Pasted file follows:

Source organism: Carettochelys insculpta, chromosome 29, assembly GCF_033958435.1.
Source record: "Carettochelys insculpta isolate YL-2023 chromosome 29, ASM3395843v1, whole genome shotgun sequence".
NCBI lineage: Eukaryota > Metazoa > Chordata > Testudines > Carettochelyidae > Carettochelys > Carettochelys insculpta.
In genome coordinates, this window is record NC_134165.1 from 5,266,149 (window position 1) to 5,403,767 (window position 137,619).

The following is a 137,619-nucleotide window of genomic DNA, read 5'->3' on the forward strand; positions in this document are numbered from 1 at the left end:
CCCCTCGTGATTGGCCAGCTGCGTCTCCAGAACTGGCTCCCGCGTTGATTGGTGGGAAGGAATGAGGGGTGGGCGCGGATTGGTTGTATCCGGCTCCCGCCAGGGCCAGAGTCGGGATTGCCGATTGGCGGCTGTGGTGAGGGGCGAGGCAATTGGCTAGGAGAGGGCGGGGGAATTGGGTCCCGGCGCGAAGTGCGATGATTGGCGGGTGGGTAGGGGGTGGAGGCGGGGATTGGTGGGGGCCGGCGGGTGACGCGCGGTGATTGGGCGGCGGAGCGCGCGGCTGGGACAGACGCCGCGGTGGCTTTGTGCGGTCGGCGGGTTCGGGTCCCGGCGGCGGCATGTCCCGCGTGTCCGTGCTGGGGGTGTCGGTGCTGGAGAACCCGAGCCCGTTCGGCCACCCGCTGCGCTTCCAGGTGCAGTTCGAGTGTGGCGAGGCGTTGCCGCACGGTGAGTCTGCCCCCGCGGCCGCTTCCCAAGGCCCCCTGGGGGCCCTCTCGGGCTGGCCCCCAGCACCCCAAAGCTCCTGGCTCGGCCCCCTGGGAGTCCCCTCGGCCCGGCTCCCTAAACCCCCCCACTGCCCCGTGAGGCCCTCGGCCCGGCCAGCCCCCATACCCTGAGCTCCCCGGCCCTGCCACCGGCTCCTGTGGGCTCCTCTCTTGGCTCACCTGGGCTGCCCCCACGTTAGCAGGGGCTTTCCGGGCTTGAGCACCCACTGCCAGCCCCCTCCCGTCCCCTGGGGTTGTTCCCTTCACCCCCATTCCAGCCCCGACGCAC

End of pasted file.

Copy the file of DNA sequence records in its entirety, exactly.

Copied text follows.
Source organism: Carettochelys insculpta, chromosome 29, assembly GCF_033958435.1.
Source record: "Carettochelys insculpta isolate YL-2023 chromosome 29, ASM3395843v1, whole genome shotgun sequence".
NCBI lineage: Eukaryota > Metazoa > Chordata > Testudines > Carettochelyidae > Carettochelys > Carettochelys insculpta.
In genome coordinates, this window is record NC_134165.1 from 5,266,149 (window position 1) to 5,403,767 (window position 137,619).

The following is a 137,619-nucleotide window of genomic DNA, read 5'->3' on the forward strand; positions in this document are numbered from 1 at the left end:
CCCCTCGTGATTGGCCAGCTGCGTCTCCAGAACTGGCTCCCGCGTTGATTGGTGGGAAGGAATGAGGGGTGGGCGCGGATTGGTTGTATCCGGCTCCCGCCAGGGCCAGAGTCGGGATTGCCGATTGGCGGCTGTGGTGAGGGGCGAGGCAATTGGCTAGGAGAGGGCGGGGGAATTGGGTCCCGGCGCGAAGTGCGATGATTGGCGGGTGGGTAGGGGGTGGAGGCGGGGATTGGTGGGGGCCGGCGGGTGACGCGCGGTGATTGGGCGGCGGAGCGCGCGGCTGGGACAGACGCCGCGGTGGCTTTGTGCGGTCGGCGGGTTCGGGTCCCGGCGGCGGCATGTCCCGCGTGTCCGTGCTGGGGGTGTCGGTGCTGGAGAACCCGAGCCCGTTCGGCCACCCGCTGCGCTTCCAGGTGCAGTTCGAGTGTGGCGAGGCGTTGCCGCACGGTGAGTCTGCCCCCGCGGCCGCTTCCCAAGGCCCCCTGGGGGCCCTCTCGGGCTGGCCCCCAGCACCCCAAAGCTCCTGGCTCGGCCCCCTGGGAGTCCCCTCGGCCCGGCTCCCTAAACCCCCCCACTGCCCCGTGAGGCCCTCGGCCCGGCCAGCCCCCATACCCTGAGCTCCCCGGCCCTGCCACCGGCTCCTGTGGGCTCCTCTCTTGGCTCACCTGGGCTGCCCCCACGTTAGCAGGGGCTTTCCGGGCTTGAGCACCCACTGCCAGCCCCCTCCCGTCCCCTGGGGTTGTTCCCTTCACCCCCATTCCAGCCCCGACGCAC